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Entrepreneur taps his foreign nature

Exercise in success: American exploits his non-Japaneseness in adoptive country

by Minoru Matsutani

Harry Hill, president of TV shopping channel operator Oak Lawn Marketing Inc., received a lot of discouraging comments from Japanese when he thought about selling the “Billy’s Boot Camp” exercise DVDs.

“People say, ‘We Japanese don’t do that.’ It’s amazing. Does everybody in Japan think the same?” Hill, 46, a resident of Nagoya, said near the company’s Tokyo office in Minato Ward. “I’m an entrepreneur who sees opportunity which others see as problems,” he said. “The worst that could happen is I fail.”

That DVD alone earned ¥20 billion for Oak Lawn Marketing in 2007 and many kinds of physical exercise DVDs have since been put on sale as other companies hoped to take a slice of the market pioneered by “Billy’s Boot Camp.”

Having been an entrepreneur for most of his career, he started out as an English teacher — in Gifu Prefecture in 1985.

“I was a celebrity in Gifu. I was in a local TV show. Compared with now, there was tremendous curiosity” among Japanese in remote areas toward foreigners, he said.

Hill must have enjoyed teaching English: He went to more than 200 junior high and high schools in Gifu in 1985 and 1986. That’s almost every existing junior high and high school there, he said.

He was also attending a “shorinji” martial arts dojo then, one of the reasons he became interested in Japan when he was a student at New York’s Cornell University.

In August 1985, just a few months after he came to Japan, he met his future wife, Yumiko, at the dojo. Before marrying her in June 1988, her family refused to see him so he had a hard time finding a “nakoudo,” the matchmaker essential in a traditional Japanese wedding, he said.

After being rejected by many people, the couple’s shorinji teacher finally agreed to fill the role.

“The nakoudo and her father spoke two hours and Yumiko and I never said a word. We were all in the same room, in ‘seiza’ (Japanese formal sitting) position,” Hill said of the meeting between the four in which the nakoudo persuaded her father to let her marry Hill.

“The nakoudo told her father that he (Hill) is a good guy and so on. After the two hours, we drank beer together.”

Shortly after the wedding, Hill and his wife moved to New York and he began working for the now-defunct Yamaichi Securities Co. on Wall Street. But after only two years he quit and returned to Japan.

“After working for Yamaichi, I learned that I cannot work for a company. It would be too long for me to get power and responsibility” in a company, he said.

In explaining why he returned to Japan, he said: “I know how to bring the U.S. to Japan. I thought that skill set would be better used in Japan.”

Hill chose Nagoya because it is the largest city near Gifu. Upon arriving in Nagoya in 1990, he set up a company organizing sports events and inviting foreign athletes. He already had some concrete business plans because Gifu prefectural officials had contacted him about project ideas when he was with Yamaichi.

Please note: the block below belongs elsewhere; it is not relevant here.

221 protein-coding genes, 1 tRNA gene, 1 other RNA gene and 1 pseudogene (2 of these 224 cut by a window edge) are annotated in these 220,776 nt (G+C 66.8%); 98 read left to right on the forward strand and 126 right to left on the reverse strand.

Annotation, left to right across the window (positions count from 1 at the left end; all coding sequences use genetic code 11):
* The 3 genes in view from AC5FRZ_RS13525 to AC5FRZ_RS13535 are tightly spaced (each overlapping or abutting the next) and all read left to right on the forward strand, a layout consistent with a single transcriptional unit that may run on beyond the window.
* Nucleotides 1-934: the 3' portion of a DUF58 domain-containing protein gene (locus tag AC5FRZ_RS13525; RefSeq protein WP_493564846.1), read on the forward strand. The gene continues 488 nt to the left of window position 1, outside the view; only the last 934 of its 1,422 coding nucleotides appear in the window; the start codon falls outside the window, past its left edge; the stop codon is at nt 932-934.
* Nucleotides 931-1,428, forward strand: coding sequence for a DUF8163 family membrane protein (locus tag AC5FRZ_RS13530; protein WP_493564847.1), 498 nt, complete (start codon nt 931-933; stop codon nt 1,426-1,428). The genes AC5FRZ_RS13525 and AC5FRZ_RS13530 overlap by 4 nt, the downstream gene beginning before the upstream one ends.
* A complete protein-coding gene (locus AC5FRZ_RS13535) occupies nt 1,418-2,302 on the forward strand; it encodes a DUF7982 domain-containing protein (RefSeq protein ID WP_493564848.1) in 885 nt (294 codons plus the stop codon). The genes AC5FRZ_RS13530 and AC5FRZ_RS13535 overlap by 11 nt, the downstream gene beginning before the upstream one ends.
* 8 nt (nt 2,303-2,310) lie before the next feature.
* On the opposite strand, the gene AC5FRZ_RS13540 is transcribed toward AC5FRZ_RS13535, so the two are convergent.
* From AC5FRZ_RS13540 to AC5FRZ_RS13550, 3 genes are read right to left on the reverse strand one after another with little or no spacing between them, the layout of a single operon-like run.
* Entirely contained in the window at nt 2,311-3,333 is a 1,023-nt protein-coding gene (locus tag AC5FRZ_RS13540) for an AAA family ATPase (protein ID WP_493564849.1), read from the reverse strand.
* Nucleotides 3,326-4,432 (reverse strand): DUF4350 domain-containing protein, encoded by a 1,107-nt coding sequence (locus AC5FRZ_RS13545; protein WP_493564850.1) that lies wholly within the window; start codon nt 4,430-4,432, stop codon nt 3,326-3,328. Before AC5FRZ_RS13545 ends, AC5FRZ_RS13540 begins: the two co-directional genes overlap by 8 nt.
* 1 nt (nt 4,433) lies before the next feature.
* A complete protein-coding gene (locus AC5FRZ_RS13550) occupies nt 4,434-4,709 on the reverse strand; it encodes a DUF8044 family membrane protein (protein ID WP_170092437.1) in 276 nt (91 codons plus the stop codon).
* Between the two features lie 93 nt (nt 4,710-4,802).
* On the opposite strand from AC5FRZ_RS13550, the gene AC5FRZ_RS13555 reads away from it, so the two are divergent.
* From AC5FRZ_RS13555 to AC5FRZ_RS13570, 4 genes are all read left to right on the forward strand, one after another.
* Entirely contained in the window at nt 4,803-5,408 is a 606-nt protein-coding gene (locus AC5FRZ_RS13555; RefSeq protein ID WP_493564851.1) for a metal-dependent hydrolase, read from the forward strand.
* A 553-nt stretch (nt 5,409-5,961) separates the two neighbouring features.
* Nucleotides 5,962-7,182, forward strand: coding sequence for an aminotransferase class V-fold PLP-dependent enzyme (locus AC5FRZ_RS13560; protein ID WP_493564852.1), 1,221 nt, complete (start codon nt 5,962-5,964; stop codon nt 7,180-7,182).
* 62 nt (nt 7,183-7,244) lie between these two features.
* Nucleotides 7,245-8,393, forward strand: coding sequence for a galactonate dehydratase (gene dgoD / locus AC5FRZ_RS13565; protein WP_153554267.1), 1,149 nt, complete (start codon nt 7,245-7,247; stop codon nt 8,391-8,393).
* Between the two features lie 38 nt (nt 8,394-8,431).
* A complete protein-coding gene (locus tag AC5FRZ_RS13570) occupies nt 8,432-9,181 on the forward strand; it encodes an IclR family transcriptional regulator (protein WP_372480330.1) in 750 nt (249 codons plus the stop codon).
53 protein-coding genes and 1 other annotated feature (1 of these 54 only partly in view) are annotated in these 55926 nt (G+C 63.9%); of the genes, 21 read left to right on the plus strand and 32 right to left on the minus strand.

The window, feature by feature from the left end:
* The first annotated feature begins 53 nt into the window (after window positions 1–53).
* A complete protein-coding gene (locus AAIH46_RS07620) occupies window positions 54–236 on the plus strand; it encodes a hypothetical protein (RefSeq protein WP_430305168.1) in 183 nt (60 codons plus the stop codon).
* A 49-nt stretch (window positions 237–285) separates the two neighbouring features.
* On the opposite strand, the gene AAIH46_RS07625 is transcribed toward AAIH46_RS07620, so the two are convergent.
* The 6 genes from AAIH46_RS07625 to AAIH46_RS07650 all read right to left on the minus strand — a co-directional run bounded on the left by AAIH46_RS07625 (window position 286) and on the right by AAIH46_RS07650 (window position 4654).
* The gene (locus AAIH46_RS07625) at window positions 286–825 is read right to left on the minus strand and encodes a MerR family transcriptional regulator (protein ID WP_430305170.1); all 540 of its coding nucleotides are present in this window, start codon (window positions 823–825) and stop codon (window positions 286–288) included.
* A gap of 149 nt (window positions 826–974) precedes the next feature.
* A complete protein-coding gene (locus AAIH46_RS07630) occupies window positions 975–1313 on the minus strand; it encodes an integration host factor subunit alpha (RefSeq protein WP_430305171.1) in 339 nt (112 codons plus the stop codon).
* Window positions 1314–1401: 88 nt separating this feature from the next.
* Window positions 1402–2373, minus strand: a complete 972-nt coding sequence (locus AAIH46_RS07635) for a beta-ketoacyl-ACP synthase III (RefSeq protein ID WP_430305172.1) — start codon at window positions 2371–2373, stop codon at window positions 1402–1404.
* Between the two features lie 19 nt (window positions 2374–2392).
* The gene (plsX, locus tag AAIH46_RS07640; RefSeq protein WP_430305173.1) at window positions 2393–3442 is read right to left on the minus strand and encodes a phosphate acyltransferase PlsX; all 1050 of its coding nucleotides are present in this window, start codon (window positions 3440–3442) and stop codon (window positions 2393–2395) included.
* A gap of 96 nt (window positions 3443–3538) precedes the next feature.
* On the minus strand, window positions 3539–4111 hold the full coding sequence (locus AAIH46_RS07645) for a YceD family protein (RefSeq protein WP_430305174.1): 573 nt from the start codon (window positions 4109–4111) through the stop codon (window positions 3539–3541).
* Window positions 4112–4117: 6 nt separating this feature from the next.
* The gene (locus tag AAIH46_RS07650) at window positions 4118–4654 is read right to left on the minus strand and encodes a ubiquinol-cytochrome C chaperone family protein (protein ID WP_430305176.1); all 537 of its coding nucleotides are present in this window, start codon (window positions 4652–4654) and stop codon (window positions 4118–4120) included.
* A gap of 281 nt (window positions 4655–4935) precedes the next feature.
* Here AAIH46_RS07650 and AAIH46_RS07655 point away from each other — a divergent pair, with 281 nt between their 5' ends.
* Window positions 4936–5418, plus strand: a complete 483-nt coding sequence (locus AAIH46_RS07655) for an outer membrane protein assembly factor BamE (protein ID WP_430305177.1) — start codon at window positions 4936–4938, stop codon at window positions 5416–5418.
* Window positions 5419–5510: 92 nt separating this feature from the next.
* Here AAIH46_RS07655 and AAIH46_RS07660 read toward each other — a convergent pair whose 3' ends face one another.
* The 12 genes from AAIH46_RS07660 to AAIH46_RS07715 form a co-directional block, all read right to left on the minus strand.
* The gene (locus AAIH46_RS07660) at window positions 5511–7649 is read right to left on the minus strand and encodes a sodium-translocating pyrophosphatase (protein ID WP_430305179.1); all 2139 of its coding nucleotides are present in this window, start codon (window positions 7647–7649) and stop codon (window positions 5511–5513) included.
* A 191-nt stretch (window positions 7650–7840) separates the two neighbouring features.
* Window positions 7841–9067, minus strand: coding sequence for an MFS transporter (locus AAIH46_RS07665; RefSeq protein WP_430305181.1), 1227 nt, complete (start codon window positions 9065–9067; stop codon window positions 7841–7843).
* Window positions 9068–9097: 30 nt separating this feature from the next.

“I knew there was a business chance in people exchanges between Japan and foreign countries. I built connections with many people in Gifu for the business,” he said.

Many of his projects were successful partly because “it was a bubble economy,” he said.

One that he particularly remembers is arranging a baseball dream team game in which legendary players, including Sadaharu Oh, Shigeo Nagashima and Shoichi Kaneda, took on foreigners who used to play in Japan, including Randy Bass and Bob Horner. Bass played with the Hanshin Tigers in the 1980s and Horner with the Yakult Swallows.

Hill recalls he was supposed to serve as an interpreter for Bass during a scheduled appearance on TV Asahi’s popular “News Station” program, the predecessor of today’s “Hodo Station.” But Bass failed to show up, and host Hiroshi Kume got really angry with Hill, he said.

Still, the baseball game was a success — both for his business and personally. He was happy to get a ball autographed by Oh, Nagashima, Kaneda, Bass and Horner. A Yomiuri Shimbun employee told him it is probably the only one of its kind, he said.

Hill ran his company until 1997 and then moved to the U.S. again because he “got tired of Japan.”

But he returned to Japan in 1999 to join Oak Lawn Marketing, founded in 1993 by an old friend, Robert Roche. After helping expand the business, he became its president in June 2006.

As a longtime resident of Japan, Hill advises foreigners to look for opportunities that arise from being a foreigner, instead of feeling disadvantaged.

“You have to look (at) what opportunity you have because you are foreigner. I have opportunity because I speak Japanese and I understand Japanese culture. I have opportunity because I am very creative, I have opportunity (sometimes) because being a foreigner . . . means there are less barriers,” he said.

“Sometimes, when foreigners are in Japan, they actually don’t take advantage of that,” he said. “They think about ‘how can I be more like Japanese.’ That is (the) wrong way to look at (the situation).”

Hill and his wife have two sons and three daughters, aged 18, 16, 15, 12 and 10. All engage actively in sports, as Hill hoped.

“I feel that athletics is important in development,” he said. All three girls play basketball, the 18-year-old son plays baseball and kick boxes, and the 10- year-old son plays soccer.

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